Andi Murray, Natural Resources Defense Council, 202-289-2420; Liz Hitchcock, U.S. PIRG, 202-546-9707; Brian O'Malley, Sierra Club, 202-675-6279
America's Leaders Should Not Leave Consumers out in the Cold This Winter
WASHINGTON (January 18, 2006) -- A new report released today by environmental and consumer organizations documents this winter's soaring natural gas and heating oil prices that are creating real hardships for many Americans.
The report, Stay Warm, Save Cold Cash, by the Natural Resources Defense Council (NRDC), Sierra Club and U.S. Public Interest Research Group (U.S. PIRG), identifies simple, immediate steps for consumers to reduce their heat and energy costs this winter. The report also urges the federal government to increase investments in efficiency and renewable energy. These inexpensive, clean solutions are readily available, and can promptly lower energy bills. The report contrasts these solutions with polluting energy policies proposed by the administration and their allies in Congress.
The full report, which includes nationwide and state specific energy use and conservation profiles, is available on the coalition website saveourenvironment.org (pdf file).
"American consumers are struggling to pay for heating this winter because of wasteful energy policies designed to benefit Big Oil," said U.S. PIRG Legislative Director Anna Aurilio. "Fortunately, consumers can take simple efficiency steps to stay warm and save cold hard cash."
"The fact that so many families are facing a home heating crisis this winter is prime example of why the United States needs greater investment in energy efficient and renewable energy technologies," said NRDC Energy Advocate Jim Presswood. "Making our homes and businesses more energy efficient will help families keep warm, save on heating bills and take a big step forward for our energy security."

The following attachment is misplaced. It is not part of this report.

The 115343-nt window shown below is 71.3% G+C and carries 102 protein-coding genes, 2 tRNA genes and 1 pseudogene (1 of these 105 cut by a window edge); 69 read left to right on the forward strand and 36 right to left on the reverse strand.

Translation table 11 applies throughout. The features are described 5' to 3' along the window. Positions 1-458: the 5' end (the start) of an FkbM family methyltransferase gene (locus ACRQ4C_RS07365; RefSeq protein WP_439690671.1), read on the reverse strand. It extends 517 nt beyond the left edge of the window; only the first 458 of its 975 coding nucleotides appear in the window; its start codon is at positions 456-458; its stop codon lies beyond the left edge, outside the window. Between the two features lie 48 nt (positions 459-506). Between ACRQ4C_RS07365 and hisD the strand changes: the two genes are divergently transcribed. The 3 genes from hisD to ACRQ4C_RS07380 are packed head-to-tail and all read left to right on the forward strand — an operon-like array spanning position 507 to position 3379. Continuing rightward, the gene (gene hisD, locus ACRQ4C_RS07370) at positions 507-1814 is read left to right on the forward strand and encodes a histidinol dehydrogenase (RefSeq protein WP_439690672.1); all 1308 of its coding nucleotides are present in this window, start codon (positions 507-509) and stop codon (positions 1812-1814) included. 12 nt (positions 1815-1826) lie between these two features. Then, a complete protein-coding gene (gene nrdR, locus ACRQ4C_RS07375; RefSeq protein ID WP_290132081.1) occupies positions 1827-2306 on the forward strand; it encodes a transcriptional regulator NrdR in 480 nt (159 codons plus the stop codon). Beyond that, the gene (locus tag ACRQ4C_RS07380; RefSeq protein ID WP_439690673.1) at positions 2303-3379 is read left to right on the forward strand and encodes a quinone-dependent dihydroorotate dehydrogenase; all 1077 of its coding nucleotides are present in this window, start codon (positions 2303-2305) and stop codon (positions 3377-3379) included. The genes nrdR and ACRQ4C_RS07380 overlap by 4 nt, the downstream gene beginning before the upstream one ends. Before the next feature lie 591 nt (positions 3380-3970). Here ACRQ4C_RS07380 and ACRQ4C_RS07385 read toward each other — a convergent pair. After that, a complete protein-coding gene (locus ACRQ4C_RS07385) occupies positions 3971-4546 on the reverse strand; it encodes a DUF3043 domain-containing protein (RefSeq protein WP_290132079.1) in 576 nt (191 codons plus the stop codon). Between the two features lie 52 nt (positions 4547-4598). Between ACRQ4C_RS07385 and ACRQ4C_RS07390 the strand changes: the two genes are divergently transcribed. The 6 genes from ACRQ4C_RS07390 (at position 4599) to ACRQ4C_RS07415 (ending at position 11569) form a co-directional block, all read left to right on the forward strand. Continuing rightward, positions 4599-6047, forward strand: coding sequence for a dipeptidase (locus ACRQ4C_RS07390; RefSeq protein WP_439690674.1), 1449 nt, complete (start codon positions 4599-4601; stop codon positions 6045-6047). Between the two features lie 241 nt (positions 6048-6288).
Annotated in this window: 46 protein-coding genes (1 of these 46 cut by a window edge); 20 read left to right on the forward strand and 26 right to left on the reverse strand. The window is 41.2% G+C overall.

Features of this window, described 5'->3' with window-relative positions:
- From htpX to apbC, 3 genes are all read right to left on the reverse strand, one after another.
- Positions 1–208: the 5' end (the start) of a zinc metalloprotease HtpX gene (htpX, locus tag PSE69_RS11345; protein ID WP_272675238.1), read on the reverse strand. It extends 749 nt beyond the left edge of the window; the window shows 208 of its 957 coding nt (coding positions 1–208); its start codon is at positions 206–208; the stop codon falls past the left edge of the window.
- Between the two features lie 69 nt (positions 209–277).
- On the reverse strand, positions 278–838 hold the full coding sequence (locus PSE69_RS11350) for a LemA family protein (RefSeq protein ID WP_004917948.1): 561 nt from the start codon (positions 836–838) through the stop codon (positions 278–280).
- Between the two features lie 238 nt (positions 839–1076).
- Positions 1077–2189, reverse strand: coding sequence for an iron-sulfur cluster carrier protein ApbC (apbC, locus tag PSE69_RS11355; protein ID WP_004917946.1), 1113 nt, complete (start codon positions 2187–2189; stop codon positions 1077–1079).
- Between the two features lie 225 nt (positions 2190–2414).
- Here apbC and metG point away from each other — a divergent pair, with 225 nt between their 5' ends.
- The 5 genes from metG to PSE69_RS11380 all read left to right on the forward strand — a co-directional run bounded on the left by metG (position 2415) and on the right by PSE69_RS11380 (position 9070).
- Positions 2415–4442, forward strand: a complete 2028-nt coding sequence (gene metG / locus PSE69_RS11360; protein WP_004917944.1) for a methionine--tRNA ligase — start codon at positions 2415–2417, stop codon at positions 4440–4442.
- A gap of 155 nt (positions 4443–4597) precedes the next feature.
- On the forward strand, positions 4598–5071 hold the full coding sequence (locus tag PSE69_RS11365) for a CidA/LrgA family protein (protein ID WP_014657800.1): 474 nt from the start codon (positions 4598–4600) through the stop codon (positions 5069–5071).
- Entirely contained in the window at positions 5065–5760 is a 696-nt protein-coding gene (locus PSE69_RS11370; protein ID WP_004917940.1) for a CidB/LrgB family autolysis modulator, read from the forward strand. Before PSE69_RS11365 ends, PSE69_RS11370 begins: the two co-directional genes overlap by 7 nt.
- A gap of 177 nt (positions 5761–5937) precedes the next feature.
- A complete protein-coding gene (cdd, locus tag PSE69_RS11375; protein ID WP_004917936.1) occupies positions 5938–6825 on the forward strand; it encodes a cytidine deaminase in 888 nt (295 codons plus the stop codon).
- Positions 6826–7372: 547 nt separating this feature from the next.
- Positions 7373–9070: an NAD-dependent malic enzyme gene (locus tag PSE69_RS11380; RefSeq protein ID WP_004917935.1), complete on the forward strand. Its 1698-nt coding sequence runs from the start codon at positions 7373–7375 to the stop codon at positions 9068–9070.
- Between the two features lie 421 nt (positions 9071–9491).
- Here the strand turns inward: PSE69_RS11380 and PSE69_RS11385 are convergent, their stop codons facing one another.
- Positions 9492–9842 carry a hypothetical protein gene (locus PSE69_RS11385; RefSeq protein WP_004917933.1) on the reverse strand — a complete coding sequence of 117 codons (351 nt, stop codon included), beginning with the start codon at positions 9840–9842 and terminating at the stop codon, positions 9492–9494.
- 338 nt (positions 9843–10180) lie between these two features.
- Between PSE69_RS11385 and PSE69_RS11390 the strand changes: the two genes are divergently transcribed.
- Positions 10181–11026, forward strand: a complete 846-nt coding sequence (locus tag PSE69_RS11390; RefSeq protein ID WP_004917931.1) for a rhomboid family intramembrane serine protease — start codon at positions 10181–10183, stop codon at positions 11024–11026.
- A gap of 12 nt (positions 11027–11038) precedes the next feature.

"Just as the nation needs to reduce its dependence on polluting sources of energy, families need to reduce their dependence on electric and gas companies," said David Hamiltion, Director of the Sierra Club's Global Warming and Energy Program. "By taking cost-effective, common sense actions, Americans can become more energy efficient and reduce their home energy bills."
The Department of Energy's Energy Information Administration (EIA) recently released a forecast that said heating bills will be one-third to one-half higher for most families across the country this winter. The sharpest increases are expected for those who heat with natural gas, who can expect to pay an average of $280 more during the upcoming winter compared to last year (an increase of 38 percent). Additionally, consumers who heat their homes with fuel oil will pay $260 more (an increase of 21 percent).
The fastest, cheapest, and cleanest way to relieve American families from the burden of high energy costs is through energy efficiency and conservation. Today's report shows that by implementing simple solutions such as sealing up drafts in windows and installing programmable thermostats, the average American family could save up to $750 in heating costs each year.
Beyond its recommendations for solutions that individual consumers can implement, the groups identified energy saving policy solutions. For example:
- fully fund the low income energy assistance and home weatherization programs;
- accelerate and extend energy efficiency tax incentives for buildings and homes;
- issue long overdue efficiency standards for homes and appliances;
- establish a national renewable energy standard for utilities that would reduce demand for expensive fossil fuels;
- launch a comprehensive nationwide energy efficiency education campaign; and,
- increase fuel economy so that cars, SUVs and other light trucks average 40 mpg, which would save 4 million barrels of oil per day.
These programs can be paid for with a small tax on record breaking oil company profits.
"There are well proven programs that can help consumers stay warm, save energy, and save money. All that's required is a government that responds more to public needs than to those of oil company lobbyists," concluded U.S. PIRG's Aurilio.